Dad, for his part, resented the hell out of the fact that he had to pay Mom’s medical bills. I ran across an entry which reports that Dad had told their marriage counselor as much. I was surprised he’d admit it. As with a lot of the stuff I read, I had no memory of it, though it certainly sounded like Dad. My sister said she recalled the incident vividly. Moreover: “Do you remember,” she asked, “the expression ‘You get yours.’?” In Dad’s book, if he was paying for your medical bills (in the case of my Mom), or for ballet lessons (in the case of my sister) then they were getting theirs. The idea that a husband and a father owed his family things like time, energy, attention, and empathy was alien to him. Anything he did for you, he generally did so you’d get off his back.

Prologue - Part 1 - Part 2 - Part 3 - Part 4 - Part 5

Monday, September 21, 2009

Onset - Pt 4

To my surprise--because I don’t recall this at all--it turns out I wasn’t totally clueless about what was going on:
13 February, 11:16 p.m. . . . For what it’s worth, I think lack of sleep has a great deal to do with my emotional condition, much more than is usual with most people. I hope this proves the case. If so I may be able to end once and for all my more severe attacks of melancholy. . . . Must be cautious, must not stick my fragile mind in situations it cannot cope with.
I don’t remember this next incident, either, and when I saw it I just sat for a long time, staring in disbelief:
17 February, 12:16 p.m . . . I talked with Ma, briefly, about the mental peculiarities that have plagued me since June [1976]: how I oftimes seem to live in unreality, suspended in twilight, how my decisions & actions have not been of the first order. She dismissed the surreality as melodrama, and the “decisions & actions” bit by saying I had never been much of a decision maker & the ones I’m making nowadays are as good or better as any I’ve ever made. Also that, on balance, I am outwardly better adjusted than ever before. I could not make her see that inwardly I feel chaotic.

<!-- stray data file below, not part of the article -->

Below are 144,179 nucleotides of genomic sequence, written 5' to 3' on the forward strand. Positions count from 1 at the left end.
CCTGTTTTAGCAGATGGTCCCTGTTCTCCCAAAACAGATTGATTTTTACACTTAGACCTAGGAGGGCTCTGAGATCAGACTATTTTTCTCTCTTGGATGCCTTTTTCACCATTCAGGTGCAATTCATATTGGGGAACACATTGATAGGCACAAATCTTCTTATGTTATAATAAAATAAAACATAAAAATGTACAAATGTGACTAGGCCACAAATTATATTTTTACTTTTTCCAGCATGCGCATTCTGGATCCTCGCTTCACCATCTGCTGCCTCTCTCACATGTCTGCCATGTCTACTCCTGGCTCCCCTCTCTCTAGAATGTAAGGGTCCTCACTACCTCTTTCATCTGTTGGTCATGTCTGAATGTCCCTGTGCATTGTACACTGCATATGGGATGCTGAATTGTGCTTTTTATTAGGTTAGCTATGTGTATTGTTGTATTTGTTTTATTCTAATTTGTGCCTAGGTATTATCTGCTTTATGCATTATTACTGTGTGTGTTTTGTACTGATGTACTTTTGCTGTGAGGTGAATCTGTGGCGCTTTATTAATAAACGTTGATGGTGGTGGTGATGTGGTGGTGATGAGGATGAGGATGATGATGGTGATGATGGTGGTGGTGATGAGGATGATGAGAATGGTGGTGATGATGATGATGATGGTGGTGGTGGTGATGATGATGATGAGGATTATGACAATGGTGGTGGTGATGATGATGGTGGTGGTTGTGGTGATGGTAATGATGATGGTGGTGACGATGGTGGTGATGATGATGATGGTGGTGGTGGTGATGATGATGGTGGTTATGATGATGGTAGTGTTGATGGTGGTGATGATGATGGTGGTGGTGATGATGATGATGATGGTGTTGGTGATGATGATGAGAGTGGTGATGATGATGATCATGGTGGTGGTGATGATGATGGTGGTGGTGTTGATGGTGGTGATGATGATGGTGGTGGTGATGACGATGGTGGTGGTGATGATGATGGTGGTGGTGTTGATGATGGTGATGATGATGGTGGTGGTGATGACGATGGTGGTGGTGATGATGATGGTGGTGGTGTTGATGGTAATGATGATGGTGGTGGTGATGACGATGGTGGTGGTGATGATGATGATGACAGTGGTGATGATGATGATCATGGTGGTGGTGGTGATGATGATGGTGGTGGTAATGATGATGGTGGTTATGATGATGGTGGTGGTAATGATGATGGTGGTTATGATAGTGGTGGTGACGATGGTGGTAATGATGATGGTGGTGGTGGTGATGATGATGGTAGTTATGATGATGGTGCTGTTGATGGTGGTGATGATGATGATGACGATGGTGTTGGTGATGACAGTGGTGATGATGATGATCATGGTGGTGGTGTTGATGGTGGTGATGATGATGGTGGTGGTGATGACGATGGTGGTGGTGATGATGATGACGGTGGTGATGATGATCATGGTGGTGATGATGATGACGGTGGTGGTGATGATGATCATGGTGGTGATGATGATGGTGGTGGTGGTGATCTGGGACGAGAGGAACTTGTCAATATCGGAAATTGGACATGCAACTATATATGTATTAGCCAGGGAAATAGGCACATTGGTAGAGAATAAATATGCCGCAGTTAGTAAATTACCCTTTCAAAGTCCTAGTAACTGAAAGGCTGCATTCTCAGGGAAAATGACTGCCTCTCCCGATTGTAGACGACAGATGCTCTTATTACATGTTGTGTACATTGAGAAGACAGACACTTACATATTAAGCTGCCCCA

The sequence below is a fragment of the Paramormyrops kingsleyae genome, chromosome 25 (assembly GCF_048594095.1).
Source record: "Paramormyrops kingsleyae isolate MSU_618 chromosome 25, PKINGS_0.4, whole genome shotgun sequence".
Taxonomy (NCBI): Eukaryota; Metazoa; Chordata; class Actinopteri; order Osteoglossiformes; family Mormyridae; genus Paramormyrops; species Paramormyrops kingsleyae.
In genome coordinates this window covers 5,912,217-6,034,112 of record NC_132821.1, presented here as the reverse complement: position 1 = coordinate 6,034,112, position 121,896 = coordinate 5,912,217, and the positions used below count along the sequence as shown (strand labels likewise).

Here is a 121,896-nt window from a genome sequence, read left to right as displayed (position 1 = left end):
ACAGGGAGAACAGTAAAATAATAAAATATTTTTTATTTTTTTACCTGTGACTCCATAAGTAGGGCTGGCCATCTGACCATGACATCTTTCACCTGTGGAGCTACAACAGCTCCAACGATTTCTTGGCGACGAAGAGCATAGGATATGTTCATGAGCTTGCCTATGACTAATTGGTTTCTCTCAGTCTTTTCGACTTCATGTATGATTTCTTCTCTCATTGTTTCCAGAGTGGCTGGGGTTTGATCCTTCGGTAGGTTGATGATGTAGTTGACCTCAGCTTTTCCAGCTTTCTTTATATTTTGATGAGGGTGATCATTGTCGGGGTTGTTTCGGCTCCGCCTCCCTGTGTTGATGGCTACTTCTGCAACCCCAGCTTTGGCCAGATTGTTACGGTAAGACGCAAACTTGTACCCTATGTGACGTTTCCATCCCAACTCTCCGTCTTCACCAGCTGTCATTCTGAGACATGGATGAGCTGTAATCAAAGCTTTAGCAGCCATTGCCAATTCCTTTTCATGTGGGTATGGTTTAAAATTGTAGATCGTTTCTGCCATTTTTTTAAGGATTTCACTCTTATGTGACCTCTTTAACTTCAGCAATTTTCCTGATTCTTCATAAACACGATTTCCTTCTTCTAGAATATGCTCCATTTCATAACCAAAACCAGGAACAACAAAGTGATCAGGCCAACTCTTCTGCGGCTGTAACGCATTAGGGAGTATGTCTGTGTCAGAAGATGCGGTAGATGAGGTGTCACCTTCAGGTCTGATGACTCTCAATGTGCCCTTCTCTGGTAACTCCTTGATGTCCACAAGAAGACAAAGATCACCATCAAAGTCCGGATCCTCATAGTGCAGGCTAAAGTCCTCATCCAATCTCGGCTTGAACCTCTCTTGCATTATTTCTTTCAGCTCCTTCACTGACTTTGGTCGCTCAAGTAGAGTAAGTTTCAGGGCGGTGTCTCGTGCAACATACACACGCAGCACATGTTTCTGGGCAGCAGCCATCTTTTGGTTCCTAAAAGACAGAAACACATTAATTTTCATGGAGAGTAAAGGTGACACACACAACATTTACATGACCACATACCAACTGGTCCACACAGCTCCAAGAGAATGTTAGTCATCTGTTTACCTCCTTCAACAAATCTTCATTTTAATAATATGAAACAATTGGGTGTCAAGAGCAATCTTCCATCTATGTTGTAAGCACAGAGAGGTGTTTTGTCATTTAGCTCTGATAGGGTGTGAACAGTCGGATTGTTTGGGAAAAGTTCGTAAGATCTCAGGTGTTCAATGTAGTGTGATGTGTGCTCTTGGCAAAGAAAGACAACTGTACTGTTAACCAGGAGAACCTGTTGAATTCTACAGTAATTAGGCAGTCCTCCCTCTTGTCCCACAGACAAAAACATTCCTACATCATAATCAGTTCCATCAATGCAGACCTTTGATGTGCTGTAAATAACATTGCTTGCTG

Oh you made her see, all right, I thought. It’s just that our family already had a designated patient and you weren’t it.

You bitch. You fucking bitch.

By this time I’m skipping school on a regular basis. No one seems to notice. A few days later I impulsively hop in a car with several potheads with whom I worked. Soon after occurs an amazing string of flirtations, make-out sessions, all night drunks, and so on with an array of girls--just off-hand I can think of a half-dozen, and I’m probably missing at least a couple--at the center of which soon emerges Jennifer, of suicide note--“I love Jennifer, desperately and impossibly”--fame. Barely three months separate the day I penned my entry about vainly trying to convince Mom that something was wrong, to the day I swallow a bottle of barbituates like so much popcorn.

Prologue - Part 1 - Part 2 - Part 3 - Part 4 - Part 5

Friday, September 18, 2009

Onset - Pt 3

The more I read, the more certain patterns began to appear: rapid cycling from euphoria to despair, disproportionate anger in response to slights, a loss at times of a sense of boundaries. Re the latter, for example, here’s my entry concerning a live broadcast of the high school quiz show In the Know, in which I was a contestant: